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Chronic exertional compartment syndrome : muscle changes with isometric exercise

Birtles, Deirdre B. and Minden, David and Wickes, Simon J. and Puxley, Ken P.M. and Llewellyn, Michael G. and Casey, Anna and Rayson, Mark P. and Jones, David A. and Newham, Di J. (2002) Chronic exertional compartment syndrome : muscle changes with isometric exercise. ISSN 0195-9131

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Abstract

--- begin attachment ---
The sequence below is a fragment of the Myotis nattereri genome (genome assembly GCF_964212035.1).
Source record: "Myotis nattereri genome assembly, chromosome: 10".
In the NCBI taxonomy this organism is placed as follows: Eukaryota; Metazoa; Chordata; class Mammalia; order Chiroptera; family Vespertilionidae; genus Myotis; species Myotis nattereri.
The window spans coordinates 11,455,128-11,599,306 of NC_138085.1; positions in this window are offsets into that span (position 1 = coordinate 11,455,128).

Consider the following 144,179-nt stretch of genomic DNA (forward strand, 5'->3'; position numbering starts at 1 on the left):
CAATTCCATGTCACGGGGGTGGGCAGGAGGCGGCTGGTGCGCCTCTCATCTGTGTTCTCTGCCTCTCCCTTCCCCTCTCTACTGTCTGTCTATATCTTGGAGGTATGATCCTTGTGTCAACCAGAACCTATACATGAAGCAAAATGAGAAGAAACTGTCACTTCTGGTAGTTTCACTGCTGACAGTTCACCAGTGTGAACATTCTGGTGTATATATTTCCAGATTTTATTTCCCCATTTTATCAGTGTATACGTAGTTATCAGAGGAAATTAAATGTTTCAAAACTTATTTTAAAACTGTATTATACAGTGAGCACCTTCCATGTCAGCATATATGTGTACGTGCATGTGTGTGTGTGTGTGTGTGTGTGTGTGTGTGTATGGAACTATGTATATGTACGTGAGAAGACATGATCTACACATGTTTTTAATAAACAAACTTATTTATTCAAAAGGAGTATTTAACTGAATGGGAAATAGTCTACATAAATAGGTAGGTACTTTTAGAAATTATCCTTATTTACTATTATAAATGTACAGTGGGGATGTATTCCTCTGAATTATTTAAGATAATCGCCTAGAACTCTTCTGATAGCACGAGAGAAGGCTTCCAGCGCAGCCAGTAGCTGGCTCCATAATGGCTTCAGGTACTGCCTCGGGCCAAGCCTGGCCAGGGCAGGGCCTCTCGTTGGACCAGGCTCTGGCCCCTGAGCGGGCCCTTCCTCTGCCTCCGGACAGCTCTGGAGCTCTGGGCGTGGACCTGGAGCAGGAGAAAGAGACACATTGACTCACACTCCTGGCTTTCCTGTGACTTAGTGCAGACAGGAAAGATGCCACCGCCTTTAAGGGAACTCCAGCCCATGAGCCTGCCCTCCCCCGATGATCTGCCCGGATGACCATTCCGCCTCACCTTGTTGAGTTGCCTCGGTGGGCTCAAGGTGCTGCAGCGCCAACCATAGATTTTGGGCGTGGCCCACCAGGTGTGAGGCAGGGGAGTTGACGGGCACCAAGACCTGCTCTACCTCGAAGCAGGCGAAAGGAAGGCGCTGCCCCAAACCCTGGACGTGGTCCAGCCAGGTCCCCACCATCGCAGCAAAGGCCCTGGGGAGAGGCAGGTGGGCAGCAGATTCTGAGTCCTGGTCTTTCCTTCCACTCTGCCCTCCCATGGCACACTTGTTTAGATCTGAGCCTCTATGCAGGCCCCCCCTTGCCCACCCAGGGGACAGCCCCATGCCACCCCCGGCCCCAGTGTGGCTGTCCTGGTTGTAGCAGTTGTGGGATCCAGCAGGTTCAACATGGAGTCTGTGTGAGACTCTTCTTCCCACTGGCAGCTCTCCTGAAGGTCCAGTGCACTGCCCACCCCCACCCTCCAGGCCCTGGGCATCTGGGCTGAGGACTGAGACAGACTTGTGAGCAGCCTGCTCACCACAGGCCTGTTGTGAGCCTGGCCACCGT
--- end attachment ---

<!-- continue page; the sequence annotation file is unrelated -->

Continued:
Chronic exertional compartment syndrome (CECS) is a well-documented cause of lower leg pain in active individuals. The pathophysiology is unclear, although it is generally believed to be associated with increased intramuscular pressure, but there is very little information about muscle function in relation to the onset of pain. PURPOSE: To investigate strength, fatigue, and recovery of the anterior tibial muscles in CECS patients and healthy subjects during an isometric exercise protocol. METHODS: Twenty patients and 22 control subjects (mean age 27.6 yr and 33.0 yr, respectively) performed a 20-min isometric exercise protocol consisting of intermittent maximal voluntary contractions (MVC). Central fatigue was evaluated by comparing changes in electrically stimulated (2 s at 50 Hz) and voluntary contraction force before and during the exercise, and then throughout 10 min of recovery. Muscle size was measured by ultrasonography. Pain and cardiovascular parameters were also examined. RESULTS: The absolute MVC forces were similar, but MVC:body mass of the patients was lower (P < 0.05) as was the ratio of MVC to muscle cross-sectional area (P < 0.01). The extent of central and peripheral fatigue was similar in the two groups. The patients reported significantly higher levels of pain during exercise (P < 0.05 at 4 min) and after the first minute of recovery (P < 0.001). An 8% increase in muscle size after exercise was observed for both groups. There were no differences in the cardiovascular responses of the two groups. CONCLUSIONS: CECS patients were somewhat weaker than normal but fatigued at a similar rate during isometric exercise. Patients reported higher pain than controls despite comparable changes in muscle size, suggesting that abnormally tight fascia are not the main cause of CECS symptoms.

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